"We expect to lose riders to Metro, especially in the beginning," Nessel said. "But after the first year, we could be back where we were."
The junction of the old rail and the Metro, like the quirky cohabitation of Fitzgerald and the futuristic Jefferson Plaza, is just the kind of culture clash that interests planners now.
The statue of the Confederate soldier that, guarding the old brick courthouse, used to be the surest proof of Rockville's southernness, is back on lonely sentry after a brief revisionist itinerancy.
Nostalgic photos recalling the sepia simplicity of the old days are reproduced in glossy city brochures; and although restorationists managed to preserve the Victorian W. Montgomery Avenue neighborhood, most of the buildings are used as professional offices, peaky addenda to the flat-faced courthouse.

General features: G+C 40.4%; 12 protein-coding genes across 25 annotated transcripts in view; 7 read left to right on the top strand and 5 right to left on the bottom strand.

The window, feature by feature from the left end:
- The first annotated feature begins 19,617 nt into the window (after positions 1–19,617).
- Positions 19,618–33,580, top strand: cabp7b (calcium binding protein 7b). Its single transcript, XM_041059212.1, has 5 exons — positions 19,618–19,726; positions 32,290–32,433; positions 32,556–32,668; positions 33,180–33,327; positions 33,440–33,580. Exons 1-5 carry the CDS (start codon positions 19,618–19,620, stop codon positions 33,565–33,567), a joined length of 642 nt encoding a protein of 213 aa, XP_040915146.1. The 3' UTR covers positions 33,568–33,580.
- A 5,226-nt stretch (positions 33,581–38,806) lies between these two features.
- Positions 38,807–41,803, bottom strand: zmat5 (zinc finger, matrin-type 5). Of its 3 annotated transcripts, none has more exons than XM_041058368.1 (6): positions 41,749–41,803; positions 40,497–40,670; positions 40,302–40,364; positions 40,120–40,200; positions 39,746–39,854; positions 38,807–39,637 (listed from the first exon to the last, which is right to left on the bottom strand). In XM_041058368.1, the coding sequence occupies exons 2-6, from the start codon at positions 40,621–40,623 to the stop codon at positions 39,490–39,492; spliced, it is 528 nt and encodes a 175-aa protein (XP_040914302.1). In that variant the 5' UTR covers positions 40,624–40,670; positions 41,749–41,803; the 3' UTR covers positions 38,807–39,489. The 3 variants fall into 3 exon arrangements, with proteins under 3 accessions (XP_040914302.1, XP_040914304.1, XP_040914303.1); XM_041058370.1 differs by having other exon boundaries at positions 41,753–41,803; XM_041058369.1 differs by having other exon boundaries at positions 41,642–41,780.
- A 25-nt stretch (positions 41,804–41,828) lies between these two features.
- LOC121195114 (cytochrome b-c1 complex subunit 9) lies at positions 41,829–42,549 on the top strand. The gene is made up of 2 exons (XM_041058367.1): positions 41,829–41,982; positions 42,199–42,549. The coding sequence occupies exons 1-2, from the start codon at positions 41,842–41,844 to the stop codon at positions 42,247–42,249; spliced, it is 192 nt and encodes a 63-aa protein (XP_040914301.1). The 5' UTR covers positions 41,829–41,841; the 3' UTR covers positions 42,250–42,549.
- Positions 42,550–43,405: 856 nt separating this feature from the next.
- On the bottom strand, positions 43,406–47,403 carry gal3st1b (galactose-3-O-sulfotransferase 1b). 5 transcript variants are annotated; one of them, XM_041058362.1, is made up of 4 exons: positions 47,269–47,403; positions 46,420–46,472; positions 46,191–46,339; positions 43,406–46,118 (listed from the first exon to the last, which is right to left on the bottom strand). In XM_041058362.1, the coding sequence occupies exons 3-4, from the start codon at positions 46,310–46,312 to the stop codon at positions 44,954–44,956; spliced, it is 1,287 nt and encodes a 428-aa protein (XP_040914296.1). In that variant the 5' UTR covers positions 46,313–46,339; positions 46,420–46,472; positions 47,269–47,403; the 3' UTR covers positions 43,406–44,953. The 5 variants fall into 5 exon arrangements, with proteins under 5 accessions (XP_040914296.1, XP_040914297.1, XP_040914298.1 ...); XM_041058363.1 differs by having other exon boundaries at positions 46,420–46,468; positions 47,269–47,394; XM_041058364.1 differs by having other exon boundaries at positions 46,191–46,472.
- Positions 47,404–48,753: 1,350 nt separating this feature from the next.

Rather than pass judgment on these conflicts of interest, city officials are talking up the coestablishment.
"Everybody was just impatient," said Davis. "The renaissance in Baltimore or Philadelphia -- those plans were formulated back in the '50s. It's no flash in the pan, it's a 20-25-year renewal process. And that's what we have now."
For some residents, "renewal process" rings a querulous note. Back when expansion dazzled local builders and boomsayers, a lot of people felt left out of the plan. Over a period of years, the segregation of community and commercial interests exacerbated the fears of minority residents that the city's financial resources were being poured into new concrete.
For the residents of Lincoln Park, an antebellum black community of about 400 families, the planning and political controversy over the routing of the Red Line took on an unpleasant racial resonance.